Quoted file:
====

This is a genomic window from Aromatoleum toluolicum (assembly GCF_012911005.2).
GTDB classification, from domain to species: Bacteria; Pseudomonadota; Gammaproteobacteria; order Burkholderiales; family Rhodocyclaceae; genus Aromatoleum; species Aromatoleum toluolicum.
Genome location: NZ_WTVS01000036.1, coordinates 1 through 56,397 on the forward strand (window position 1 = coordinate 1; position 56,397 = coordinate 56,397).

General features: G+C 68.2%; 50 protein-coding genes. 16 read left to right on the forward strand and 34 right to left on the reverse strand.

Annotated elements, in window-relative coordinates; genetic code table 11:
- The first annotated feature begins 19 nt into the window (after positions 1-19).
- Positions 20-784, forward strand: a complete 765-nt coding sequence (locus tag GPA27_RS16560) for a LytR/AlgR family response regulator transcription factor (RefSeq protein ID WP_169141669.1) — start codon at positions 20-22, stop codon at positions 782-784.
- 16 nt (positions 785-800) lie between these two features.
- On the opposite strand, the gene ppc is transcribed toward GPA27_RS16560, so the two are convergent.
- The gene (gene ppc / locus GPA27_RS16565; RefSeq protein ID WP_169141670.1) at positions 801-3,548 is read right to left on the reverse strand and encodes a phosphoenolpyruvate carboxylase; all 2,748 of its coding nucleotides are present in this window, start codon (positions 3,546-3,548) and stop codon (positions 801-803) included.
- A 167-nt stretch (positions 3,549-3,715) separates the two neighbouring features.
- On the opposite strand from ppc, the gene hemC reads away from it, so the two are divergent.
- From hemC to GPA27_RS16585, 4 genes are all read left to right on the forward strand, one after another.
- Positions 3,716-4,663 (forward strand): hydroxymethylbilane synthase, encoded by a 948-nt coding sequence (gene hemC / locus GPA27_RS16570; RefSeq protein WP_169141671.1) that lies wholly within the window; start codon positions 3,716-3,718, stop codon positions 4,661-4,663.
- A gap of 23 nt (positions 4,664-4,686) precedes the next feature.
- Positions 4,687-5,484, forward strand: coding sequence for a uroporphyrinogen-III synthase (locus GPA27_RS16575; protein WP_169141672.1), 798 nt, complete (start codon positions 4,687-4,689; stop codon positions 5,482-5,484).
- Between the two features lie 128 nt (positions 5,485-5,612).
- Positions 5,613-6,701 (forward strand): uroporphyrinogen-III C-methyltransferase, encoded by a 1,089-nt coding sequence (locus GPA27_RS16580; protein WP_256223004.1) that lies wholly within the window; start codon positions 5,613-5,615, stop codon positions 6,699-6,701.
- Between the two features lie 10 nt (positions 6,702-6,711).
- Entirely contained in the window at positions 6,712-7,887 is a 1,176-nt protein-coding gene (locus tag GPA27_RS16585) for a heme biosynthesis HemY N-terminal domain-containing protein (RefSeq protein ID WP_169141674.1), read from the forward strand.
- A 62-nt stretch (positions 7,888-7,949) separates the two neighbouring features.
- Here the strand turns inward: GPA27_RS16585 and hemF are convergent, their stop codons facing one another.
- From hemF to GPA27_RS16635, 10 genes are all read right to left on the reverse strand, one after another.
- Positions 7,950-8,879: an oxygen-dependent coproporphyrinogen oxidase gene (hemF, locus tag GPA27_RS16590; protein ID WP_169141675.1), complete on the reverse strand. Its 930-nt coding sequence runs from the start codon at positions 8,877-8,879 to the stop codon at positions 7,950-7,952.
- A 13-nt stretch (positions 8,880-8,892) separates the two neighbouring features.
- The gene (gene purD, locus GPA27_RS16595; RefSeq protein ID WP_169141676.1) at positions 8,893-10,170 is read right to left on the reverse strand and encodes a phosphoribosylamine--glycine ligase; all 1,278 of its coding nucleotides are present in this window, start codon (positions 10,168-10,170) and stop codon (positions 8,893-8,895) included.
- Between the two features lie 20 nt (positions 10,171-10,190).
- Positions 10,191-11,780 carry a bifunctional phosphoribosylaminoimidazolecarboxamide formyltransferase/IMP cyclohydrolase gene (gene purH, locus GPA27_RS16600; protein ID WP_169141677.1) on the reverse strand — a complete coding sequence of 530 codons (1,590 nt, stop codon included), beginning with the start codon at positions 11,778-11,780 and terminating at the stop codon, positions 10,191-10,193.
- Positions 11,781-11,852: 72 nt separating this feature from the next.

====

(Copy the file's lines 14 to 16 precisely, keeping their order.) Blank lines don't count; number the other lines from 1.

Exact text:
- Positions 3,716-4,663 (forward strand): hydroxymethylbilane synthase, encoded by a 948-nt coding sequence (gene hemC / locus GPA27_RS16570; RefSeq protein WP_169141671.1) that lies wholly within the window; start codon positions 3,716-3,718, stop codon positions 4,661-4,663.
- A gap of 23 nt (positions 4,664-4,686) precedes the next feature.
- Positions 4,687-5,484, forward strand: coding sequence for a uroporphyrinogen-III synthase (locus GPA27_RS16575; protein WP_169141672.1), 798 nt, complete (start codon positions 4,687-4,689; stop codon positions 5,482-5,484).